Pesticide use must be restricted to sustain bee population

Jankhna Sura, Features Editor

In less than three months, over 500 million bees have been found dead by beekeepers in Brazil this year. These sudden and colossal deaths of bees are now being linked to the excessive use of pesticides: the result of weakened chemical regulations by Brazil’s president, Jair Bolsonaro, and his administration. 

Brazil’s use of pesticides has increased 770 percent from 1996 to 2016 according to the United Nations Food and Agriculture Organization (FAO) and now ranks number 44 in the world for the largest use of pesticides per hectare. To make matters worse, in July, Brazil’s government also created a new method to assess pesticides that, according to Mongabay, will  “will reduce restrictiveness of toxicological classifications.” Since then, more than 1,990 pesticides have been reexamined and the number that are considered extremely toxic have decreased from 702 to 43. 

In only seven months, the Bolsonaro government approved over 290 pesticides. This number is incredibly high and for comparison, in 2010 Brazil approved only 45 new chemicals in seven months before Bolsonaro entered office. Many of these now approved chemicals are banned in the European Union, the United States and in many developed countries. 

Now, in four Brazilian states, beekeepers have reported extensive bee die-offs from October 2018 to March 2019. Many suspect that this is due to colony collapse disorder, where worker bees desert their hives and then vanish, but this is not the case. In a study by scientists at the National Agricultural Laboratory of Rio Grande do Sul, pesticides were found in the carcasses of honey, combs and young bees. Clearly, pesticides are the cause of the instant death of bees. 

Bees are one of the most essential pollinators in nature. According to the FAO, bees pollinate over 75 percent of the world’s crops and plants. Bees also account for about a third of the food that humans consume. Without bees, crops such as soybeans and canola yield less and others such as fruits and nuts stop reproducing entirely.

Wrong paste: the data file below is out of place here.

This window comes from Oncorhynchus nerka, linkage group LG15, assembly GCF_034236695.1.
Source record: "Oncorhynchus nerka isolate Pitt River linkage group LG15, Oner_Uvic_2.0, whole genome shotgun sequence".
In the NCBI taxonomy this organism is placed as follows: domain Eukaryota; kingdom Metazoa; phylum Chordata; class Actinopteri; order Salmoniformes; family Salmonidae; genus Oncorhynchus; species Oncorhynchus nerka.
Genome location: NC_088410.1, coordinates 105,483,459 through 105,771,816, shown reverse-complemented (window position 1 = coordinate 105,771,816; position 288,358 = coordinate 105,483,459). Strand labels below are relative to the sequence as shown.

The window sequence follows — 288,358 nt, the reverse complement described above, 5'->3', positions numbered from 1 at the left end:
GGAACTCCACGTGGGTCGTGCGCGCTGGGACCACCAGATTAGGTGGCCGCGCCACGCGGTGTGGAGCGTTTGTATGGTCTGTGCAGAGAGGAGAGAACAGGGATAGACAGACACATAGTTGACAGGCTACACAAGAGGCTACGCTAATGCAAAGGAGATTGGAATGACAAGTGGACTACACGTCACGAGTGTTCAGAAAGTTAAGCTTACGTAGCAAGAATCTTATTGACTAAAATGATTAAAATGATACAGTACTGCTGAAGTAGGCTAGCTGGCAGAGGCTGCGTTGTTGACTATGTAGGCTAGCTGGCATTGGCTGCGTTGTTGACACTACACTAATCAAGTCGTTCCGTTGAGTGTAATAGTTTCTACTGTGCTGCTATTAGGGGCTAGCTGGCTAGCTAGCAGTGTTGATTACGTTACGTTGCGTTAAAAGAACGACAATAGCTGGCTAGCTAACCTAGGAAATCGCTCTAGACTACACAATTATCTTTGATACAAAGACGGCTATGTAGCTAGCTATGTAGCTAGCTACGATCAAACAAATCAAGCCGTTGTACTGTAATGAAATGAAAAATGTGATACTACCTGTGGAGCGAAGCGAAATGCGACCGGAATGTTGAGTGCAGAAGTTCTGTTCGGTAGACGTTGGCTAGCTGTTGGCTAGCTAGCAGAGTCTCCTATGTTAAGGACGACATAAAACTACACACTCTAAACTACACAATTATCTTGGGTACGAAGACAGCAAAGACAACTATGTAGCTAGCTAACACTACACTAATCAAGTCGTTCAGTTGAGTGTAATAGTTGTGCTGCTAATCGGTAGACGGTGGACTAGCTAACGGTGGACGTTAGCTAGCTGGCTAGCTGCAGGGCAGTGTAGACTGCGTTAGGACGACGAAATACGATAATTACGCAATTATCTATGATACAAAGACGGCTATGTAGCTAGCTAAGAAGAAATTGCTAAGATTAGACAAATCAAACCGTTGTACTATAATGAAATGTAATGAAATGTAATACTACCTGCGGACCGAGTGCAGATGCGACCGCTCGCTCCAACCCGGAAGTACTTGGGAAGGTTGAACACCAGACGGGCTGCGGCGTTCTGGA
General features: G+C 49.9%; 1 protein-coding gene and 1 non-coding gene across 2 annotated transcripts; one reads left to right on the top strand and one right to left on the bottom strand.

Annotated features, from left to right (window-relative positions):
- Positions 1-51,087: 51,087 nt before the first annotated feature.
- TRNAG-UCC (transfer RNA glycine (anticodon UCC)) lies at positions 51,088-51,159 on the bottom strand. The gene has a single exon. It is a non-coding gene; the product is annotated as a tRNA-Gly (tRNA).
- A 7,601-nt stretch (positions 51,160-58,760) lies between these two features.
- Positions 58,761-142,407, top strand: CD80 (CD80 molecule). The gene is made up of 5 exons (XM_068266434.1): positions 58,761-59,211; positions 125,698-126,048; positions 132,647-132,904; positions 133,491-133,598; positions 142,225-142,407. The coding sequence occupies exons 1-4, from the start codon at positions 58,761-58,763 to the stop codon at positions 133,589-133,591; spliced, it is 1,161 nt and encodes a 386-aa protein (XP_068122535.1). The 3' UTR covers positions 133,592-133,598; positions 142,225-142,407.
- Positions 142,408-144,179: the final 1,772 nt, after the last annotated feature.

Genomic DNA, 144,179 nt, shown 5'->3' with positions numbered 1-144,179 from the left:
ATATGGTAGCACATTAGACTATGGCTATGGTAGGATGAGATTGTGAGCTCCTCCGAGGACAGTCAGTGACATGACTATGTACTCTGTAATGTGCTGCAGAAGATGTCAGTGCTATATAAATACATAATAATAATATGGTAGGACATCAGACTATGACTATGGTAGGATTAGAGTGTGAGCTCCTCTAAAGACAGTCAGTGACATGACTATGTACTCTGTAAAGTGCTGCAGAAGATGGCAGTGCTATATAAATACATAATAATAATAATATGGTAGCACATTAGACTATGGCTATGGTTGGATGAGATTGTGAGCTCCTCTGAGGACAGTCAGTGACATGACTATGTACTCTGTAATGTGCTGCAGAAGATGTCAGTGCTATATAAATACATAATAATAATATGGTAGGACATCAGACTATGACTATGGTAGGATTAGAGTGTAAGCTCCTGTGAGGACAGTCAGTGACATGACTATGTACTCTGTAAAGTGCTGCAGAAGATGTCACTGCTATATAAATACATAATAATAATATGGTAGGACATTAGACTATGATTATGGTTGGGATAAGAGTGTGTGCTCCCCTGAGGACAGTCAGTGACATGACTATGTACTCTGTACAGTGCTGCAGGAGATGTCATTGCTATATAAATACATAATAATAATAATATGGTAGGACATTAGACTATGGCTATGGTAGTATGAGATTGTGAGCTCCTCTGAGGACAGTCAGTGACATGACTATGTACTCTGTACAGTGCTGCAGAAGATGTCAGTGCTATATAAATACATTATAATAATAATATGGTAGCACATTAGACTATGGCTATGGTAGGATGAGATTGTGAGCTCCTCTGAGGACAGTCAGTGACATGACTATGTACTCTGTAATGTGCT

“If we don’t have bees, we don’t have food because that is how they pollinate our food,” said Kimberly Clay, AP Environmental Science teacher. 

The environmental issues that Brazil is facing all come down to bad policy and a lack of environmental concern. However, they are not the only one. In the United States, wilderness protection areas have shrunk and the Endangered Species Act has been weakened. The U.S. also promoted pesticide use in National Wildlife Refuges and has “re-approving sulfoxaflor, a product banned in 2015 specifically for its toxicity to bees.” 

Bees are the basis of agriculture and are the world’s most important pollinator of food crops. Without them, entire food chains, ecosystems and natural systems would be altered and would dramatically change human food systems for the worse. 

In democratic societies, it is the people’s job to elect leaders who care about these environmental issues and to “demand” more from them, when enough is not being done. To help this issue individually, one can purchase organic foods to support bees as pesticide free crops support many more pollinators. However, if organic groceries are unaffordable or unavailable, one can consider cheaper alternatives such as planting flowers. Flowers increase the pesticide-free sources of nectar as well as pollen which can result in an increase the bee abundance in any habitat.

With the growing economy, pesticide use is only going to increase. If people want to continue to live in a world of plentiful food, bees must be given more importance and pesticide use must be restricted.